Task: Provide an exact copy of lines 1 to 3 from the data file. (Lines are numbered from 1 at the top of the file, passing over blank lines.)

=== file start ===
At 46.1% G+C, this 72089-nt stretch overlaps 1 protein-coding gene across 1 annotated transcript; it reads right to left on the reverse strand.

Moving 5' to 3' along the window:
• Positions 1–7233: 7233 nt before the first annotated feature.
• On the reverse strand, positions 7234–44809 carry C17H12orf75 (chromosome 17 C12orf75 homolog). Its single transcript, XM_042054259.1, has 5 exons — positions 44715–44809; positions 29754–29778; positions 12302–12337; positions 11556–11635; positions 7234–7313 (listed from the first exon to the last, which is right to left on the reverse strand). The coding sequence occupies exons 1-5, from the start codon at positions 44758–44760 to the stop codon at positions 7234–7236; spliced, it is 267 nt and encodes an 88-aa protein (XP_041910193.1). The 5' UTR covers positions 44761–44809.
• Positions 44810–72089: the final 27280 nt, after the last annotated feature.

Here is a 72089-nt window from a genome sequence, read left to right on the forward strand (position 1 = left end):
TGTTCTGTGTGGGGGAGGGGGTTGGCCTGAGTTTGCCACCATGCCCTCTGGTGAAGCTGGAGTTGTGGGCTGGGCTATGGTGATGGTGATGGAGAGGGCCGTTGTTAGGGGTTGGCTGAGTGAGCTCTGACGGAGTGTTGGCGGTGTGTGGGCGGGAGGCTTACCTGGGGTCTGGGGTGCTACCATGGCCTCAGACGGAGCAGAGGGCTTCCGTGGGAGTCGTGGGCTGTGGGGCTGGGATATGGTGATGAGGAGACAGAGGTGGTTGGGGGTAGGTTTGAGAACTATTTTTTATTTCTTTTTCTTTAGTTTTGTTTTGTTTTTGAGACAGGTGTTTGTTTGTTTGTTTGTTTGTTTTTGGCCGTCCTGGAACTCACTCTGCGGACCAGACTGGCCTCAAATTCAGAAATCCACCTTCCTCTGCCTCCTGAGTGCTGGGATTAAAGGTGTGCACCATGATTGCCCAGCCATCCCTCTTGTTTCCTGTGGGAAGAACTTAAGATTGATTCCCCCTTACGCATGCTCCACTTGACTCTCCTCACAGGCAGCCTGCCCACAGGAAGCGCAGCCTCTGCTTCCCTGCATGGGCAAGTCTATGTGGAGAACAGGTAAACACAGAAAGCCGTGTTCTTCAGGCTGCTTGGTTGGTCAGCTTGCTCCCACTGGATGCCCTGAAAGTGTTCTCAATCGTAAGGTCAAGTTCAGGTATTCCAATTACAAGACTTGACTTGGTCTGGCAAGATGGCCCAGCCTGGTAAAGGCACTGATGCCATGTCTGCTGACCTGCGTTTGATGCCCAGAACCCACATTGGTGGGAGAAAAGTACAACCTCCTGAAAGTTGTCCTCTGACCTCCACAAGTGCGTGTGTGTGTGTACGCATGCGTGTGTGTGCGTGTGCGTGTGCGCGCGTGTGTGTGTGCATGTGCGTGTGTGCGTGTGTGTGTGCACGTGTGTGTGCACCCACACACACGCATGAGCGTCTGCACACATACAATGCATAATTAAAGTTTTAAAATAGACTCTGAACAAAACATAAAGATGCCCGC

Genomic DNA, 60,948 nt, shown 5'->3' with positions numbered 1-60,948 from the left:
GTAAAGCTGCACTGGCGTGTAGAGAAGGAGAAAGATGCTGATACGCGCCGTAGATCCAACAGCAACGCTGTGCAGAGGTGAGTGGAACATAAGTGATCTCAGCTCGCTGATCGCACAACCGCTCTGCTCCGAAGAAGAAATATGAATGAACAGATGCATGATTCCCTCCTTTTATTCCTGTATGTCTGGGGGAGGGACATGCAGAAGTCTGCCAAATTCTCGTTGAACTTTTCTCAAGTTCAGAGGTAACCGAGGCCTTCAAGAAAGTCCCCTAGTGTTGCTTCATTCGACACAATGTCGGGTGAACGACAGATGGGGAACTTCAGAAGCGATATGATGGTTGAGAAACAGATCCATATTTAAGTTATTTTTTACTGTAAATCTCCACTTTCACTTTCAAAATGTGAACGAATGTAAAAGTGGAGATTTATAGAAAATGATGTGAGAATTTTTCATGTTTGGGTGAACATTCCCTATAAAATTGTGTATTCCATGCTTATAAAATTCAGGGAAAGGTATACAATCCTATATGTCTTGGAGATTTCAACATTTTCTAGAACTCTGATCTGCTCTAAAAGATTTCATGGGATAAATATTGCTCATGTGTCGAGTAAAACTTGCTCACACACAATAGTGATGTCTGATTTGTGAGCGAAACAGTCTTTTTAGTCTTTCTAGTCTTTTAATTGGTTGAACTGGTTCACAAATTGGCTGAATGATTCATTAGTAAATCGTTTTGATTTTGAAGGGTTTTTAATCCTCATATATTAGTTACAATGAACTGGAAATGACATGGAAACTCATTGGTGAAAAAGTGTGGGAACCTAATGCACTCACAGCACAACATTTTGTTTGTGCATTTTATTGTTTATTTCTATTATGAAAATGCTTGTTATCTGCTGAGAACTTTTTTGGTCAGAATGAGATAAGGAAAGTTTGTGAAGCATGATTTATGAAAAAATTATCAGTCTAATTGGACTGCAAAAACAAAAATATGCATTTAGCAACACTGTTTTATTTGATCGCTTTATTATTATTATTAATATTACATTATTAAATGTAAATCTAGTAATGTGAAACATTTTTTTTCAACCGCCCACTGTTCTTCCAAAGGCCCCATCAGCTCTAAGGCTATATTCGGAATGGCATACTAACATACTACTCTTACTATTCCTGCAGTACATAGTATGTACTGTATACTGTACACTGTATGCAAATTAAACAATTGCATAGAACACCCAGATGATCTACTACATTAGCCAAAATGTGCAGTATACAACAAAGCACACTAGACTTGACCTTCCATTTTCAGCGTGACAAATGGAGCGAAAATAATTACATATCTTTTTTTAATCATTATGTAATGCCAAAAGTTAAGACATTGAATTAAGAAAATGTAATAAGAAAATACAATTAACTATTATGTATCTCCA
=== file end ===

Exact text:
At 46.1% G+C, this 72089-nt stretch overlaps 1 protein-coding gene across 1 annotated transcript; it reads right to left on the reverse strand.

Moving 5' to 3' along the window:
• Positions 1–7233: 7233 nt before the first annotated feature.